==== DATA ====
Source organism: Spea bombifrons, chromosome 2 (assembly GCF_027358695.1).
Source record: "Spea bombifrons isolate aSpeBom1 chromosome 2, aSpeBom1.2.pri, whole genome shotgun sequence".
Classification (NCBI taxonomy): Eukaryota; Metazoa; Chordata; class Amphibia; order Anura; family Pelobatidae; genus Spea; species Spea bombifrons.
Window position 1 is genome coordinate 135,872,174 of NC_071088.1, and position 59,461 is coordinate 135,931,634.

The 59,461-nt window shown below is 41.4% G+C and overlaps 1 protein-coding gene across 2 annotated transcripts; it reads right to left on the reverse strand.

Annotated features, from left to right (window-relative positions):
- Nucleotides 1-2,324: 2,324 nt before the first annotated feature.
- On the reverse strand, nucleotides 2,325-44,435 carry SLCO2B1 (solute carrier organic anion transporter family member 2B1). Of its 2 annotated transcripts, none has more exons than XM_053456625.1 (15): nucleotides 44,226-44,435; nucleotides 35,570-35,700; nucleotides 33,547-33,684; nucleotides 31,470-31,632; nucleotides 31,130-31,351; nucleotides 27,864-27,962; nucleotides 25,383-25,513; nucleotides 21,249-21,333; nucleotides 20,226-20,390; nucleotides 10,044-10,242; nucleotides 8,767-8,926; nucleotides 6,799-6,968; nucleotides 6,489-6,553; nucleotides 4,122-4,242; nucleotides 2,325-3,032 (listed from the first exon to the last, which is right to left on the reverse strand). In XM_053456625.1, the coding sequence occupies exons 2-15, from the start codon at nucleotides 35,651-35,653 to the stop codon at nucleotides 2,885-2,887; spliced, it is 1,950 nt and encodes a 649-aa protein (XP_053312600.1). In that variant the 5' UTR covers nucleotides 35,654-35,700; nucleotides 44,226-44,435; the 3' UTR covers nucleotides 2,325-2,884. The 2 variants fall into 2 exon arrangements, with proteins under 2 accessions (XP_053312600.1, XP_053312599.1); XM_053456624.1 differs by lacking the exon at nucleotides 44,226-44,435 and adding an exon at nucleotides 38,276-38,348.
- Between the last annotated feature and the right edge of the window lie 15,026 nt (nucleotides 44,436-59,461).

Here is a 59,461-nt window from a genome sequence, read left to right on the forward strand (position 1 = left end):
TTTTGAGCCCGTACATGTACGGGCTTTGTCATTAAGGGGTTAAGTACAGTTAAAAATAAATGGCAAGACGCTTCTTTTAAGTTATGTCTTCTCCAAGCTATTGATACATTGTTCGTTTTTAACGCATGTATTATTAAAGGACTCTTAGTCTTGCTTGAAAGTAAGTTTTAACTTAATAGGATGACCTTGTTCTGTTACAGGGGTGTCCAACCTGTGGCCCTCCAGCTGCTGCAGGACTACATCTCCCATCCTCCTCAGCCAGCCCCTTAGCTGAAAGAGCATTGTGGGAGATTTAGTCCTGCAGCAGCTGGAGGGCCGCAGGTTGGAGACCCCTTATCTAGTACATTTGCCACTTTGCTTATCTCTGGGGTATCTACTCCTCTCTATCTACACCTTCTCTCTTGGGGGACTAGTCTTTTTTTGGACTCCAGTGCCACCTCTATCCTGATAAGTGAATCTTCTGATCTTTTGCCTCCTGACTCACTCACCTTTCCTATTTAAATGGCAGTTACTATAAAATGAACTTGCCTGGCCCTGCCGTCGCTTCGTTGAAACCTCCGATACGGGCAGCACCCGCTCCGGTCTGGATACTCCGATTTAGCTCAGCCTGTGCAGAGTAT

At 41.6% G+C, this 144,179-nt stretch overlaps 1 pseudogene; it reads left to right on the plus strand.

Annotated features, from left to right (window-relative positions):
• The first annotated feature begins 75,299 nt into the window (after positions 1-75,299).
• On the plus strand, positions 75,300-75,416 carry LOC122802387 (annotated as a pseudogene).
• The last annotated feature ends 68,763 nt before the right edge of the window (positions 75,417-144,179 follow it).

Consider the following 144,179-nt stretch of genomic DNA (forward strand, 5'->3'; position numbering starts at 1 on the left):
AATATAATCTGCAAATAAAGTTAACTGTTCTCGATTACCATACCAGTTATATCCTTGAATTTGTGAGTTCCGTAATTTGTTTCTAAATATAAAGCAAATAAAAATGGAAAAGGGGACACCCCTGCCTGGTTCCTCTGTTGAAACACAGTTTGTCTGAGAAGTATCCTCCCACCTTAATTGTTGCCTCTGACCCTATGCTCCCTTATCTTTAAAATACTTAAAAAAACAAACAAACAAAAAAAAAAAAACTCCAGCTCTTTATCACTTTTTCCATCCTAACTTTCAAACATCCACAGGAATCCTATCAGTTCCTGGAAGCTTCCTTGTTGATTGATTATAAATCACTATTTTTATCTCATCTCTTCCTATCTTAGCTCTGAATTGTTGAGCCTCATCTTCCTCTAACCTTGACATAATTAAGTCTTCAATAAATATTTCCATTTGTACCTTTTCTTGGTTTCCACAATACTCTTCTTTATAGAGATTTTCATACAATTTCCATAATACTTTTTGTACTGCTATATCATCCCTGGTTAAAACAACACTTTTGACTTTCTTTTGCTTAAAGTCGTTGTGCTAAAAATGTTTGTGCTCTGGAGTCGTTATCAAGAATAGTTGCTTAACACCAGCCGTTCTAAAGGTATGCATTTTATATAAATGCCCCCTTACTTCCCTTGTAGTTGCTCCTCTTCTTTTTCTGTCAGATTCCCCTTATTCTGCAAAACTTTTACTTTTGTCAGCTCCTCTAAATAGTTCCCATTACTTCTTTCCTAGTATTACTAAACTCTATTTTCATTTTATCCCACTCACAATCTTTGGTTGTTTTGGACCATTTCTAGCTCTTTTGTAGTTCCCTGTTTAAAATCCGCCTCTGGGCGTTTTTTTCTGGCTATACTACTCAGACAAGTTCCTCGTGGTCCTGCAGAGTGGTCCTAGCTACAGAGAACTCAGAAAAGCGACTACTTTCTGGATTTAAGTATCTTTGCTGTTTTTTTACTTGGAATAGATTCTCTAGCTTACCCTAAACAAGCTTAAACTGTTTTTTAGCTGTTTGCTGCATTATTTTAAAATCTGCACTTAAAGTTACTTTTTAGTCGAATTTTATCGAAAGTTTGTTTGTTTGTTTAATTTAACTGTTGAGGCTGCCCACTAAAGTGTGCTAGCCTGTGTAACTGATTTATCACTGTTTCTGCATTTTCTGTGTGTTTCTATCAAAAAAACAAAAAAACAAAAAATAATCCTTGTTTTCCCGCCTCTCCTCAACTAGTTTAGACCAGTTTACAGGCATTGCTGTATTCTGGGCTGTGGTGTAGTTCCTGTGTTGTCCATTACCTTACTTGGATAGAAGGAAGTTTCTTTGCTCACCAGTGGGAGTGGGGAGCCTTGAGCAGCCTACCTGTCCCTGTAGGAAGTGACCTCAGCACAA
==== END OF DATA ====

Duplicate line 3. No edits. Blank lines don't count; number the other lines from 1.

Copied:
Classification (NCBI taxonomy): Eukaryota; Metazoa; Chordata; class Amphibia; order Anura; family Pelobatidae; genus Spea; species Spea bombifrons.